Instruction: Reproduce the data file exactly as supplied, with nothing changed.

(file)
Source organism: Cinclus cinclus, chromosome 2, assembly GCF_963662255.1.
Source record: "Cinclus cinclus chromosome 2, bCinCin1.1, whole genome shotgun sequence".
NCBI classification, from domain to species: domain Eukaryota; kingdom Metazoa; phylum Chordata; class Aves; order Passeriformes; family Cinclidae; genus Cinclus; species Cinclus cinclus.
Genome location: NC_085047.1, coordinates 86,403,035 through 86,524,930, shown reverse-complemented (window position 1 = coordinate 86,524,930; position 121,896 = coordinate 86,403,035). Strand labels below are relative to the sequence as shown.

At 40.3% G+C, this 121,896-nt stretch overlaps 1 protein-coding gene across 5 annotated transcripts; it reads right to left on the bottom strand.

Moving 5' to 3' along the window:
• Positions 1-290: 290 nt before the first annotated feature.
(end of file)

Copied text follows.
Source organism: Cinclus cinclus, chromosome 2, assembly GCF_963662255.1.
Source record: "Cinclus cinclus chromosome 2, bCinCin1.1, whole genome shotgun sequence".
NCBI classification, from domain to species: domain Eukaryota; kingdom Metazoa; phylum Chordata; class Aves; order Passeriformes; family Cinclidae; genus Cinclus; species Cinclus cinclus.
Genome location: NC_085047.1, coordinates 86,403,035 through 86,524,930, shown reverse-complemented (window position 1 = coordinate 86,524,930; position 121,896 = coordinate 86,403,035). Strand labels below are relative to the sequence as shown.

At 40.3% G+C, this 121,896-nt stretch overlaps 1 protein-coding gene across 5 annotated transcripts; it reads right to left on the bottom strand.

Moving 5' to 3' along the window:
• Positions 1-290: 290 nt before the first annotated feature.